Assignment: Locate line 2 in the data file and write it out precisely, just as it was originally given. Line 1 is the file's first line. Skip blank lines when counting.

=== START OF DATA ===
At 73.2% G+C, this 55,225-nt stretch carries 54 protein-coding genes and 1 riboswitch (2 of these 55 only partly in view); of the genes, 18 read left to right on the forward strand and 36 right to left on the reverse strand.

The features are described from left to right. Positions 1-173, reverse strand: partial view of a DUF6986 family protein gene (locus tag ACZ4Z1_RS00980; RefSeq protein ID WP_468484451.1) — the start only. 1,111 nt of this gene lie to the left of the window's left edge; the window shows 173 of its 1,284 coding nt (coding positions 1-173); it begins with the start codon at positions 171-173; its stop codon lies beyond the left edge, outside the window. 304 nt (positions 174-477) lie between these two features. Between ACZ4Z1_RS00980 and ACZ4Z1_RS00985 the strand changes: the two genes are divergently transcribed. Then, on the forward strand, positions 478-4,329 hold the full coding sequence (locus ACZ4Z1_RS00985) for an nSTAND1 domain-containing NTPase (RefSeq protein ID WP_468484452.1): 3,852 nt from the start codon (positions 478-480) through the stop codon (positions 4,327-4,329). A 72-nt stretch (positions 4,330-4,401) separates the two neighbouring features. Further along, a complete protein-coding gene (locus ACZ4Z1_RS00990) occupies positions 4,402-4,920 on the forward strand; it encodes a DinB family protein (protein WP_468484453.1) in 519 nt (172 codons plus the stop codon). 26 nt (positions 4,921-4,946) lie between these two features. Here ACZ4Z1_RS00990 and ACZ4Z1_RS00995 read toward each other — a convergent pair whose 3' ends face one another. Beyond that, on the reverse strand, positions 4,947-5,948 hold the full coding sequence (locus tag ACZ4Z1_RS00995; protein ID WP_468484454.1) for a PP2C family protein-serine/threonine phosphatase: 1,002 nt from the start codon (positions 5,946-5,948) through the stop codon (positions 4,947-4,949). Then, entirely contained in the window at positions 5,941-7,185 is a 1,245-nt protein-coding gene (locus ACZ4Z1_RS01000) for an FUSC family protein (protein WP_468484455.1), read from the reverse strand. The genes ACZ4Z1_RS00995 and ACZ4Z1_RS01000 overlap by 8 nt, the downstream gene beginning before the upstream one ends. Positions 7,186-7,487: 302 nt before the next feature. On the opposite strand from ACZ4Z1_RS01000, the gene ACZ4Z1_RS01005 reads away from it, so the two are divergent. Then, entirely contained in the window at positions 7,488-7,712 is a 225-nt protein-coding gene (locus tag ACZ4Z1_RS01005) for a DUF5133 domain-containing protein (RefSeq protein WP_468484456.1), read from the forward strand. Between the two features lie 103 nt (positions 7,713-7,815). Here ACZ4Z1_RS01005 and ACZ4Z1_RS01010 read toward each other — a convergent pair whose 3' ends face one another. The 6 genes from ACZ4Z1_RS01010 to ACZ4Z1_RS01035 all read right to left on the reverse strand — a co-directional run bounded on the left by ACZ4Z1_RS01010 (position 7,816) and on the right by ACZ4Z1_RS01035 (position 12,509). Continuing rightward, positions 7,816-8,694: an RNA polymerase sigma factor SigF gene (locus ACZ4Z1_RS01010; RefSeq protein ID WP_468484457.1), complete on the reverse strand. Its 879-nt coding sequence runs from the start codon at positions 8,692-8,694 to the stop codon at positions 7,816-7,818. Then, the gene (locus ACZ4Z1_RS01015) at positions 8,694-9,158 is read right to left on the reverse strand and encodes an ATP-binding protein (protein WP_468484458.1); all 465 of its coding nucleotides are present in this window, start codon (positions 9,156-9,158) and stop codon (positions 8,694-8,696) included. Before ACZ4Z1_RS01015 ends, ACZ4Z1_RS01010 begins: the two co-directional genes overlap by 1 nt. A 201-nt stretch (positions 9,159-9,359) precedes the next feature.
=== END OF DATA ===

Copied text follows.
The features are described from left to right. Positions 1-173, reverse strand: partial view of a DUF6986 family protein gene (locus tag ACZ4Z1_RS00980; RefSeq protein ID WP_468484451.1) — the start only. 1,111 nt of this gene lie to the left of the window's left edge; the window shows 173 of its 1,284 coding nt (coding positions 1-173); it begins with the start codon at positions 171-173; its stop codon lies beyond the left edge, outside the window. 304 nt (positions 174-477) lie between these two features. Between ACZ4Z1_RS00980 and ACZ4Z1_RS00985 the strand changes: the two genes are divergently transcribed. Then, on the forward strand, positions 478-4,329 hold the full coding sequence (locus ACZ4Z1_RS00985) for an nSTAND1 domain-containing NTPase (RefSeq protein ID WP_468484452.1): 3,852 nt from the start codon (positions 478-480) through the stop codon (positions 4,327-4,329). A 72-nt stretch (positions 4,330-4,401) separates the two neighbouring features. Further along, a complete protein-coding gene (locus ACZ4Z1_RS00990) occupies positions 4,402-4,920 on the forward strand; it encodes a DinB family protein (protein WP_468484453.1) in 519 nt (172 codons plus the stop codon). 26 nt (positions 4,921-4,946) lie between these two features. Here ACZ4Z1_RS00990 and ACZ4Z1_RS00995 read toward each other — a convergent pair whose 3' ends face one another. Beyond that, on the reverse strand, positions 4,947-5,948 hold the full coding sequence (locus tag ACZ4Z1_RS00995; protein ID WP_468484454.1) for a PP2C family protein-serine/threonine phosphatase: 1,002 nt from the start codon (positions 5,946-5,948) through the stop codon (positions 4,947-4,949). Then, entirely contained in the window at positions 5,941-7,185 is a 1,245-nt protein-coding gene (locus ACZ4Z1_RS01000) for an FUSC family protein (protein WP_468484455.1), read from the reverse strand. The genes ACZ4Z1_RS00995 and ACZ4Z1_RS01000 overlap by 8 nt, the downstream gene beginning before the upstream one ends. Positions 7,186-7,487: 302 nt before the next feature. On the opposite strand from ACZ4Z1_RS01000, the gene ACZ4Z1_RS01005 reads away from it, so the two are divergent. Then, entirely contained in the window at positions 7,488-7,712 is a 225-nt protein-coding gene (locus tag ACZ4Z1_RS01005) for a DUF5133 domain-containing protein (RefSeq protein WP_468484456.1), read from the forward strand. Between the two features lie 103 nt (positions 7,713-7,815). Here ACZ4Z1_RS01005 and ACZ4Z1_RS01010 read toward each other — a convergent pair whose 3' ends face one another. The 6 genes from ACZ4Z1_RS01010 to ACZ4Z1_RS01035 all read right to left on the reverse strand — a co-directional run bounded on the left by ACZ4Z1_RS01010 (position 7,816) and on the right by ACZ4Z1_RS01035 (position 12,509). Continuing rightward, positions 7,816-8,694: an RNA polymerase sigma factor SigF gene (locus ACZ4Z1_RS01010; RefSeq protein ID WP_468484457.1), complete on the reverse strand. Its 879-nt coding sequence runs from the start codon at positions 8,692-8,694 to the stop codon at positions 7,816-7,818. Then, the gene (locus ACZ4Z1_RS01015) at positions 8,694-9,158 is read right to left on the reverse strand and encodes an ATP-binding protein (protein WP_468484458.1); all 465 of its coding nucleotides are present in this window, start codon (positions 9,156-9,158) and stop codon (positions 8,694-8,696) included. Before ACZ4Z1_RS01015 ends, ACZ4Z1_RS01010 begins: the two co-directional genes overlap by 1 nt. A 201-nt stretch (positions 9,159-9,359) precedes the next feature.